School board writes governor on school reopening
What was originally intended to be a letter requesting that Gov. Kate Brown loosen the metrics for returning to school, became a thank-you letter in light of the changes Brown announced.
At a Molalla River School District board meeting on Oct. 22, board member Calvin Nunn suggested drafting a letter to Brown encouraging her to lower the standards a bit to make it easier for students to return to school.
During the discussion, staff and board members expressed desires to return children to the classrooms and to ensure everyone remains safe from COVID-19 — a difficult task.
"I know this is a really, super tough issue because … the pandemic I guess affects different people in so many different ways," board member Craig Loughridge said Oct. 22. "I feel like it's really important to get kids back in classes onsite as soon as possible, but I also believe that we also have to look out for the health and safety of both parents and teachers and classified staff … and so I worry about that."
Following that discussion, as if she had heard the conversation, Brown announced on Oct. 30 looser metrics for reopening schools.
So, when the letter made it to the agenda for Molalla's Nov. 12 meeting, it had morphed into something of a thank-you to Brown.
"We believe the new guidelines provide for the safe return of students to school following best information from science, and we wish to thank you for pressing these changes forward in Oregon," the letter says.
At the same time, the letter expresses the desire for students to return to in-person learning.
"The undeniable setbacks for students — socially, emotionally and academically — during the period of school closure associated with the COVID-19 pandemic weigh heavy on our hearts," the letter says. "Yes, the impact on all students is undeniable, and for our most vulnerable, the Centers for Disease Control (CDC) has declared that 'extended school closures deprive children who live in unsafe homes and neighborhoods of an important layer of protection.
"… To this end, we are pleased that ODE and OHA have worked together to provide guidance to Oregon school districts that, similar to other states, regions and countries, provide for a more expedient return of teachers, staff, administrators and the students they serve to safe and ready schools."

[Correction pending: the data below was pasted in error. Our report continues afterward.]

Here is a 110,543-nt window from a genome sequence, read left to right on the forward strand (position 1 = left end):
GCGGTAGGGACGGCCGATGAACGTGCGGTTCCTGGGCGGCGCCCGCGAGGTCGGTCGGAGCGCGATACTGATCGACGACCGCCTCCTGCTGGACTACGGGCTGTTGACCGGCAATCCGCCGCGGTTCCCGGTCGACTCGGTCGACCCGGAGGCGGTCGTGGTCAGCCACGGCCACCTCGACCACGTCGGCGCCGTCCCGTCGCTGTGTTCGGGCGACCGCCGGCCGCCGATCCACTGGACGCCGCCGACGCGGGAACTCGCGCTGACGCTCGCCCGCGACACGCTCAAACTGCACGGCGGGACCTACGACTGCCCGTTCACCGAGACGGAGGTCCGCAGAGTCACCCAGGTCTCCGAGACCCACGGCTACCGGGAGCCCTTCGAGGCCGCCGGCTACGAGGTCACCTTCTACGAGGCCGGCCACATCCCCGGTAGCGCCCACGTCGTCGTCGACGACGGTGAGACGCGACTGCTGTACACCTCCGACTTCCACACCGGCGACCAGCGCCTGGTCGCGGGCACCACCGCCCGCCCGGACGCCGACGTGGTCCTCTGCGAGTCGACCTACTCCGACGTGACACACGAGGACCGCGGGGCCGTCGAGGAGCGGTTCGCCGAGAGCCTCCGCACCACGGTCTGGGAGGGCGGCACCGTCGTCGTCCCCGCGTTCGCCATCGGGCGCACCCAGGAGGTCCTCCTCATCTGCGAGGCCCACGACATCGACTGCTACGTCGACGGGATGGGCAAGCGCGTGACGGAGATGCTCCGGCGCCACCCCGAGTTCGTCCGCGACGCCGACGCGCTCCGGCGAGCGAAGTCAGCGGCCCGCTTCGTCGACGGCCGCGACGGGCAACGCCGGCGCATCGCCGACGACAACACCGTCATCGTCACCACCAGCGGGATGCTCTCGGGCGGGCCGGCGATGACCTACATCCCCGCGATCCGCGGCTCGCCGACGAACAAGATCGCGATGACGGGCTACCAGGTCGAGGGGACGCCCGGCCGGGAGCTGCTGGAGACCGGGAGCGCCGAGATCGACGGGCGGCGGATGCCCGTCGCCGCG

But because of spiking cases by Nov. 12, board member Ralph Gierke initially voiced unease over the letter.
On the contrary, board member Linda Eskridge was adamantly in favor of sending it.
"I'm concerned with how much the children are losing, especially those that don't have the better homes," Eskridge said. "They definitely need to see the teachers. They're failing; they're getting further behind. There's more damage happening with depression and all this without being able to see their teachers in the school where they feel safe. I feel that we need to do something, at least with the younger children and the ones that have special needs. So, I feel like we need to send the letter."
Loughridge piped in and noted that the letter does not ask Brown to open the schools now but simply offers thanks for the recent steps she and the Oregon Department of Education have taken and lists the importance of students eventually returning to school.
Chair Mark Lucht agreed that was a fair characterization of the letter.
With that, the board unanimously agreed to send the letter, which can be read in full at molallariv.k12.or.us under the board of directors' "BoardBook."
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